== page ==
The quote above is one of the key Ofsted updates in relation to safeguarding. We will be updating this setion over time to give a more comprehensive overview of safeguarding and the Ofsted Handbooks and Education Inspection Framework. But for now, here is a summary of the latest changes (NB - it is important to read the documents in their entirety / we are only commenting on safeguarding-related changes).

Are they coming?

Whilst most inspections before the summer holidays will be short inspections for those previously graded ‘inadequate’ and ‘requires improvement’, Ofsted may now also visit any ‘good’ school outside the 5-year window or indeed any school where safeguarding concerns have been flagged or noticed. Ofsted also reserves the right to convert short (S5) inspections to full (S8) ones.

So what are the updates?

There is a new section on returning to inspections post-Covid, which includes examination of the school’s approach to remote education. Whilst curriculum is of course key, are you ready to talk about how you kept everyone safe with policy and in practice (check out remotesafe.lgfl.net for our top tips in this area). Special mention is made of how those with SEND were kept safe during Covid and remote learning, given their needs and increased vulnerability to risk.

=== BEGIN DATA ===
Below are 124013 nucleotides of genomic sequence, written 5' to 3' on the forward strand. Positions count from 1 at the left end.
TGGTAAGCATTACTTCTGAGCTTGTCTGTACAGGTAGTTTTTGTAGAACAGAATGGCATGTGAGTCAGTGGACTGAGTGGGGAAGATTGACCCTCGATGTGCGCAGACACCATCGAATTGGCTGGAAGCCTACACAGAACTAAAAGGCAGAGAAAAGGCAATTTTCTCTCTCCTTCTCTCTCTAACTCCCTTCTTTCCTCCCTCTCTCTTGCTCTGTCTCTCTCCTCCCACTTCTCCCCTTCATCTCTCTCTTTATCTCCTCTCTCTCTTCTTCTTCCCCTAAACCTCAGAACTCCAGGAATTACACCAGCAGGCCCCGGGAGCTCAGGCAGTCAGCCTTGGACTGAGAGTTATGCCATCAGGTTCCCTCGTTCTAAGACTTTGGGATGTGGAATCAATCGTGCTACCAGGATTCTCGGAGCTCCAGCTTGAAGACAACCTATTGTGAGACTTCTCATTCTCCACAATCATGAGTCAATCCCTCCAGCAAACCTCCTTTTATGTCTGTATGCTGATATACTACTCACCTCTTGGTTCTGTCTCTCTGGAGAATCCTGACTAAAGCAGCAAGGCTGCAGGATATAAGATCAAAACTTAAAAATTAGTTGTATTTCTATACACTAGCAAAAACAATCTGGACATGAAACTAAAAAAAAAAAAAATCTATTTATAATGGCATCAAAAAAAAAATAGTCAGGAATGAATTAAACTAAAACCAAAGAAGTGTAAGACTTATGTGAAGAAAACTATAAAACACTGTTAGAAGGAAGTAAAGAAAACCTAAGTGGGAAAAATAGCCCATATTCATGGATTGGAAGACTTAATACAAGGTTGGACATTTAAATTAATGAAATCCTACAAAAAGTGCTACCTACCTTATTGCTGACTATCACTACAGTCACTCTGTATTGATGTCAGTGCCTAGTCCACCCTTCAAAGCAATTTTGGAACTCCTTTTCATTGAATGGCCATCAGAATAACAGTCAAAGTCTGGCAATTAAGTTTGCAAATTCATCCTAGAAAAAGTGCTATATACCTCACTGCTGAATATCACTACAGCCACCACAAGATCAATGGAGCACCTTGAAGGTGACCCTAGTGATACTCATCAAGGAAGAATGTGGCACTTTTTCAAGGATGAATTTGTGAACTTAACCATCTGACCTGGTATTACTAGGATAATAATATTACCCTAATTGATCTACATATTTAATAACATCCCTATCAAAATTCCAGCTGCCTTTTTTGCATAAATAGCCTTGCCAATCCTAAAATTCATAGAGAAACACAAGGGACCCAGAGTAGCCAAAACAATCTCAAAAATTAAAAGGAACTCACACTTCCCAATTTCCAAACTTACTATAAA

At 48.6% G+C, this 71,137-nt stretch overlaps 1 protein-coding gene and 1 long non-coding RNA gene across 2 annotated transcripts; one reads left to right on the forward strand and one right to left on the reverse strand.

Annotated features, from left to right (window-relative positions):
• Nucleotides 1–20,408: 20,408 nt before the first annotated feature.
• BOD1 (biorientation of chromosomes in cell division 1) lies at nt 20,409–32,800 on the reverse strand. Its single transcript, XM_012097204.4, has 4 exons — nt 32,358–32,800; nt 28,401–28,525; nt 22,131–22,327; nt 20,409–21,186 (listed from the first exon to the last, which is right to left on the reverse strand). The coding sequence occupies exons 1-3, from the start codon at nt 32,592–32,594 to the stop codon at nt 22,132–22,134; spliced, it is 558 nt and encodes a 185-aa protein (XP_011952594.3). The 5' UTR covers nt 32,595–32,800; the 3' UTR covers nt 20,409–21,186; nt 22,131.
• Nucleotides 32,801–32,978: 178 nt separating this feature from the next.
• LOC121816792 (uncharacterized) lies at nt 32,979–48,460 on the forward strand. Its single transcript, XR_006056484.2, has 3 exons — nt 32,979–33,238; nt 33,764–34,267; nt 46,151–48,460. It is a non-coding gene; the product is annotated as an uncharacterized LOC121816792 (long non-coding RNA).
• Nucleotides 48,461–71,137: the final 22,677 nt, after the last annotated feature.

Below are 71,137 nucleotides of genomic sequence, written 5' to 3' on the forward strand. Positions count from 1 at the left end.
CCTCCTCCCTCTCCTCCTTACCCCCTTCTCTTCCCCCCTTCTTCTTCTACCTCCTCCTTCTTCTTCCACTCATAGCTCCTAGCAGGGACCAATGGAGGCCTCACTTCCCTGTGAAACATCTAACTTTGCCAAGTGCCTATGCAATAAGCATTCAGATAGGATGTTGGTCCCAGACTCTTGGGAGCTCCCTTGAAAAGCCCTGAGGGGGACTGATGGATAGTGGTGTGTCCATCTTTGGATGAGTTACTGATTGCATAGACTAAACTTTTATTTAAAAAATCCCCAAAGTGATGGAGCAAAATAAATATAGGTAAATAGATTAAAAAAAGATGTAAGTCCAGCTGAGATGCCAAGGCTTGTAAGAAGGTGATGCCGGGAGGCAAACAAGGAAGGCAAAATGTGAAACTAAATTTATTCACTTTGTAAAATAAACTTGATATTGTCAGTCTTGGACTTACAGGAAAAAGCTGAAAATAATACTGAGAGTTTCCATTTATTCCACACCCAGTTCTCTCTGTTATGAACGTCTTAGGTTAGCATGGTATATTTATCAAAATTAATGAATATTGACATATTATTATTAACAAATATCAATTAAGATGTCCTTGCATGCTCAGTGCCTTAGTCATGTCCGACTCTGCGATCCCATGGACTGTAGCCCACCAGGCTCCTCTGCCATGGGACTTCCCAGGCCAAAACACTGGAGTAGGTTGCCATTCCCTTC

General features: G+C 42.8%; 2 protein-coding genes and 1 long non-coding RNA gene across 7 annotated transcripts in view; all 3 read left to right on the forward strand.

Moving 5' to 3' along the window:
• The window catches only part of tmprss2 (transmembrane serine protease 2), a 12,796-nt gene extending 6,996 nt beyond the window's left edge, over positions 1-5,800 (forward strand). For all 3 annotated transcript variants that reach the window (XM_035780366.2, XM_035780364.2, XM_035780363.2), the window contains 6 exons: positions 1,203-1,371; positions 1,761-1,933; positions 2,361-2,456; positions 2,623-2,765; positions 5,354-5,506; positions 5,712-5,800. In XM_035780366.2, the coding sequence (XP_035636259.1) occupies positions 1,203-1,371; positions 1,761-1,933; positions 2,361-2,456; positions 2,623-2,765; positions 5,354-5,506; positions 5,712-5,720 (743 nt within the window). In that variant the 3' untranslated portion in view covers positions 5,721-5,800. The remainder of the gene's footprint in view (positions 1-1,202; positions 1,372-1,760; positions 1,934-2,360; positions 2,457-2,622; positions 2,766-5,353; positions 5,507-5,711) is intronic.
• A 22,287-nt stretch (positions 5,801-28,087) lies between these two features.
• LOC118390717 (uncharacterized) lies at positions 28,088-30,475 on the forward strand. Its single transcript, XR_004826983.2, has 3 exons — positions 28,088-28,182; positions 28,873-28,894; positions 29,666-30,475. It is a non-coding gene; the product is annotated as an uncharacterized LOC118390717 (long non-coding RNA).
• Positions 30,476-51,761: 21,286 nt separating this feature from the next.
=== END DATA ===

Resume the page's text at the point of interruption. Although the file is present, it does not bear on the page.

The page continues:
Further examination of the Covid period will include how schools continued to provide for vulnerable students and how safeguarding procedures were maintained and evolved to remain effective – how did you ensure reporting and disclosure mechanisms were maintained and nothing could fall through the gaps, both for those at home and in school?

A new paragraph was also added that highlights the importance of pupils and students understanding safeguarding and reporting procedures and feeling safe, not to mention policy being translated into practice. “If inspectors cannot corroborate the evidence that they gather about the effectiveness of the school’s arrangements to safeguard pupils, by talking to pupils on inspection, then safeguarding will likely be judged ineffective.”

The quote above is self-explanatory but it is explained in full in a new document Inspectors talking to pupils on inspection, which highlights the importance of schools not blocking inspectors or young people from speaking to each other.

The handbook updates also include mention of how safeguarding is approached within the curriculum via RSHE (Relationships, Sex & Health Education). Whilst schools were given some flexibility, Ofsted will expect to see evidence of RSHE being taught this year and a rationale for any given approach, plus gaps identified, parents consulted and a policy published.

What about the S8 Handbook and EIF?

The changes above are from the main (Section 5) Handbook. The Section 8 Handbook has not seen significant changes regarding safeguarding but refers to the new Section 5 handbook changes, hence these remain key for any kind of inspection. The EIF (Education Inspection Framework) has only been changed to refer to handbook changes and to explain covid-secure inspections.

Further reading

What Next?

Once you have read these updates, why not check out our Ofsted visit videos to find out what it's like talking to inspectors about safeguarding when they visit (and share your experiences too). Soon we will update this section to give more support with Ofsted and safeguarding.